There are many different roles and positions of leadership within the military. One of the most overlooked are those carried out by non-commissioned officers (NCOs). Command Sergeant Major (CSM) Randy R. Wright has been a non-commissioned officer for over thirty years. CSM Wright was born and raised in Newaygo, MI. He first entered the Army in 1991 as an Infantryman and attended OST at Fort Benning, GA. His military education includes Basic Leader Course, Advance Leader Course, Senior Leader Course, and the USASMA. His awards and decorations include the:  Bronze Star Medal (3 OLC), Army Meritorious Service Medal (2 OLC), Army Commendation Medal (4 OLC), Army Achievement Medal (2 OLC), Combat Infantryman Badge, Expert Infantryman Badge, Drill Sergeant Badge, Parachutist Badge, Pathfinder Badge, Air Assault Badge, and Ranger Tab.

A huge part of the role NCO’s play is that of the ‘details man’. And Command Sergeant Major Wright doesn’t consider anything to be beneath him. His role, as he sees it, is being ready to listen to every problem and being more than ready to provide solutions. Wright is a man without egotistical impulses. When asked about leadership, CSM Wright commented,

“To gain trust…you need to recognize, from a private to a general, they all deserve respect. They all deserve dignity. So, if you’re trying to gain trust, I don’t waste your time and you don’t waste mine. You do little things to show them that you respect them. So, if they bring you a problem…you stop everything regardless of how busy you are…because they’re a human being. And you listen to their problem and then you try to help them fix their problem.”

Wright went on to say that another point of leadership, is “If you’re going into it just to give orders, you’re going into it for the wrong [reason]. Wright added that if you have a rank, people already know you’re in charge. They already know and there’s no point in having a power match to prove it. “The day you have to state you’re in charge or say you’re going to give orders, is the day you lost control.”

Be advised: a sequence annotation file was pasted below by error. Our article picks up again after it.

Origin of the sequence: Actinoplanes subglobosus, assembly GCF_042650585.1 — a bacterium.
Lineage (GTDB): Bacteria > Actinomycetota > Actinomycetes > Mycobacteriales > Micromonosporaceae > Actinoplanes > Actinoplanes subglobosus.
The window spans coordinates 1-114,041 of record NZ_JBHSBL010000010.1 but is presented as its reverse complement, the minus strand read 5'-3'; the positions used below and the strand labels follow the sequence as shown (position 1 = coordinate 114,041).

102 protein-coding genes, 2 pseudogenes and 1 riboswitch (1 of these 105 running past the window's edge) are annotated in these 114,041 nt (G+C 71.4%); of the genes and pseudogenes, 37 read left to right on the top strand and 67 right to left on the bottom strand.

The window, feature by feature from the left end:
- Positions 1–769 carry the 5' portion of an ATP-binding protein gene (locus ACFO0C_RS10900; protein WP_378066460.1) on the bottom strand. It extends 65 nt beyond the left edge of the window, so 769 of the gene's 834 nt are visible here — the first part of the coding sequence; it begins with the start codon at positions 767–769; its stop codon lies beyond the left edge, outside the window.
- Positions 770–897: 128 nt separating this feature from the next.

Colonel Sean Barnes

Colonel (COL) Sean Barnes initially entered the Army through the North Carolina Army National Guard in 1988 as an enlisted tank crewman.  In 1992, he graduated as a Distinguished Military Graduate from Appalachian State University where he received a Bachelor of Arts in Political Science and a United States Army Commission – Second Lieutenant, Armor.  His military education includes the Armor Officer Basic and Advanced Courses, Combined Arms Service Staff School, Command and General Staff College, and the Joint Advance Warfighter School. Barnes holds two Masters, one in Public Policy and Administration from Mississippi State University and a second in Joint Campaign Planning and Strategy from the Joint Advance Warfighter School, Norfolk, Virginia. COL Barnes’s previously held assignments and positions within the military are varied, broad, and complex. In his opinion of leadership, “…It takes a life time of fine tuning.” He went on to say that what you wear on your chest is “provisional” until you can keep it or you lose it. If leaders want to be exceptional at an early age, then they need to not take their authority for granted. COL Barnes added that, “some of his best ideas came from somebody saying ‘sir, the way we’re doing this is stupid…”